Are 60 Home Runs Realistic or Just a Pipe Dream for Chris Davis in 2013?

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Are 60 Home Runs Realistic or Just a Pipe Dream for Chris Davis in 2013?

If Chris Davis has shown anything so far this season, it's that he's a threat to hit one out every time he steps to the dish.

Following a breakout 2012 campaign in which the Baltimore Orioles' slugger launched a career-high 33 homers, Davis is leading the majors with 28 homers after smacking yet another one Tuesday night.

If you're adding 'em up at home, that means the 27-year-old first baseman has hit more than 60 home runs since the start of last season.

But could Davis actually reach the sacred ground of 60 homers this season alone?

Even for a guy who stands 6'3" and checks in at 230 pounds, that's a gigantic order. So, we need to put some numbers in context to get a better idea of what Davis is up against if he's going to bash 32 more over the rest of 2013 to crack the 60-homer barrier.

First off, let's just put this out there to remind everyone just how hard it is to hit that many homers: In the history of baseball, it's happened only eight times with five different players.

In case you need a refresher, here's the list, in order of most four-baggers in a season:

That company? Elite.

The last time anyone hit 60 homers in a single season, it happened twice in 2001, as Barry Bonds bashed his record-breaking 73 and Sammy Sosa smashed 64.

It seems like only yesterday, and yet that was 12 years ago. And well, let's just say a lot has changed since then (if you know what I mean).

Sticking with that crew for a moment, let's work backward—since we know who already has hit 60—and see how Davis measures up based on his power display in the first half so far.

Here's a look at how many home runs each had through the first half of their 60-homer campaigns, sorted by highest total in that time:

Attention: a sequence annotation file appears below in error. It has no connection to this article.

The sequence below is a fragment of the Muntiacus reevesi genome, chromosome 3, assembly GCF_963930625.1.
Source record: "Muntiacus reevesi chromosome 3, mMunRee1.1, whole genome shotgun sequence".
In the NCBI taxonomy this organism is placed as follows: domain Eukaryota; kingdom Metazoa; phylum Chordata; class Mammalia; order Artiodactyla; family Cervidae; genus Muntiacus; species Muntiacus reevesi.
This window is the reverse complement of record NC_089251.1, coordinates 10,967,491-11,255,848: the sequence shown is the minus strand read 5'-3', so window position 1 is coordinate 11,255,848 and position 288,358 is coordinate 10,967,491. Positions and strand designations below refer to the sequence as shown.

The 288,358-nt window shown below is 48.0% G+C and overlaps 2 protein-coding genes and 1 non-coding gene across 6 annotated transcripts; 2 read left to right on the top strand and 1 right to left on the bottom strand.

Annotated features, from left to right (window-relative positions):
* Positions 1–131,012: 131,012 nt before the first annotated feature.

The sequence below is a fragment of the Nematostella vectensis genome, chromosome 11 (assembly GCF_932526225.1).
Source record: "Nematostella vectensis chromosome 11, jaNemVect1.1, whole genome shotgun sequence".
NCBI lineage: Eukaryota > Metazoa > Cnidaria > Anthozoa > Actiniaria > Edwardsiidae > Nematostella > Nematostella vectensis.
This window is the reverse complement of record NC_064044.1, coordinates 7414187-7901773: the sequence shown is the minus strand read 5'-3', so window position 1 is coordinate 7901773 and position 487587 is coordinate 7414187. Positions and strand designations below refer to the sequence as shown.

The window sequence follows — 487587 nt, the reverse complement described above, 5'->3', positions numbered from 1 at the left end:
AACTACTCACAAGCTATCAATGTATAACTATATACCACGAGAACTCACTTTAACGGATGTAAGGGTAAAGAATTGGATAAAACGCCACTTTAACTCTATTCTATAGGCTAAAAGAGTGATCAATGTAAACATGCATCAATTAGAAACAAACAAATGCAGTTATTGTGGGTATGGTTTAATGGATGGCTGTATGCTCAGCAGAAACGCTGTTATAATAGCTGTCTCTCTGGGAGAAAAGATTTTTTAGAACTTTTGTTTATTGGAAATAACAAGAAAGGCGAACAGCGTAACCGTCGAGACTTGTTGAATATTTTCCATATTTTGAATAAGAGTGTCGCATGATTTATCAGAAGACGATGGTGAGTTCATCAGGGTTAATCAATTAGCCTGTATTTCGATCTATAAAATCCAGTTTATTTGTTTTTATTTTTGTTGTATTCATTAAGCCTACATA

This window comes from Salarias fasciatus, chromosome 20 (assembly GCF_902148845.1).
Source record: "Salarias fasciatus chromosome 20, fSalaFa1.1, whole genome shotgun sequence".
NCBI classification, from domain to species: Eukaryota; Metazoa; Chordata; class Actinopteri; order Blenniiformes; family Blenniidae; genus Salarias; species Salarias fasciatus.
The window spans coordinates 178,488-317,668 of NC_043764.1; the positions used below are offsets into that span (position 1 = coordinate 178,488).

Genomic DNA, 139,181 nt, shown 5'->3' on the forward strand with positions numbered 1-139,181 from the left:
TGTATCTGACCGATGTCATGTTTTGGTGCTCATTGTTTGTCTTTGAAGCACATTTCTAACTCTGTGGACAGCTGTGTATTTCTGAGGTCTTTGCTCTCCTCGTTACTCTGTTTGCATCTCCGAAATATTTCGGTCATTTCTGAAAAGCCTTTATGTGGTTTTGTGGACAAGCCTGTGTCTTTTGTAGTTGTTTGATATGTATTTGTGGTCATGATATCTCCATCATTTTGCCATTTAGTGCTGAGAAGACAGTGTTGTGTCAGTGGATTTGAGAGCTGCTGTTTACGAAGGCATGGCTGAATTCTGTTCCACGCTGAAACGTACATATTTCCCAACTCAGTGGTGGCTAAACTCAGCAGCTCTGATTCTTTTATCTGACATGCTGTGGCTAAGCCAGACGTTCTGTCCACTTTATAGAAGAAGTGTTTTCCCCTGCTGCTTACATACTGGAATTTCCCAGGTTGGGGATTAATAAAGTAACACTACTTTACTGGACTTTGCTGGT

There are a couple of things to note.

One, you'll notice the average row is included to give an indication of what it takes in each half to get to 60. To that end, you should realize that a 60-homer year means hitting a lot of homers in the first half of the season and—you guessed it—a lot of homers in the second half, too.

The 60-homer sluggers averaged 32.5 in the first half and—get this—32.8 in the second.

In other words, you can't afford to slow down at all if you're really going to make a run at 60. More on that in a bit.

Second thing: The fewest-ever homers hit prior to the All-Star break by a player who eventually went on to drive himself in at least 60 times was the 28 Mark McGwire managed in 1999. So with his 28, Davis already has matched McGwire and avoided the possibility of setting a new "low" in the first half, which would have required him to do extra damage in the second.

Good thing he has plenty of time left before he heads to New York's Citi Field for the Midsummer Classic in July, huh?

In fact, as of Wednesday, Davis has a day under three weeks—and 18 games left—until he's officially an All-Star for the first time.

Frankly, with the way Davis is rolling—he has seven more homers than any other hitter heading into Wednesday's games—there's a strong possibility he could get to 30 home runs by the time we hit the break.

So let's be silly for a second and assume Davis gets to 30. Then, while we're there, let's stick with that number. Why? Well, it's nice and round, which makes things easier when establishing a marker for historical comparisons. It's also, obviously, half of 60.

The last time a player had 30-plus homers at the end of the first half, you may remember, was in 2011, when Jose Bautista had 31. He, of course, is not on the list above—the 60-homer list—so what happened?

Ezra Shaw/Getty Images
In 2011, Jose Bautista hit nearly three times as many homers in the first half as he did in the second.

Bautista went on to lead the majors that year, which is good. But he only hit 12 more bombs in the second half, which is, well, not.

That in mind, let's focus on the past 15 seasons, which fittingly takes us back to the dramatic, if controversial summer of 1998, when Mark and Sammy were at their homer-hitting peaks.

In reverse chronological order starting with Bautista's 2011, here are the players in that time who finished the first half of the year with a home run total that began with a "3":

 

Again, the averages are included to put these numbers in perspective, and the point is clear: Thirty home runs in the first half is far from a guarantee of 60 in the end.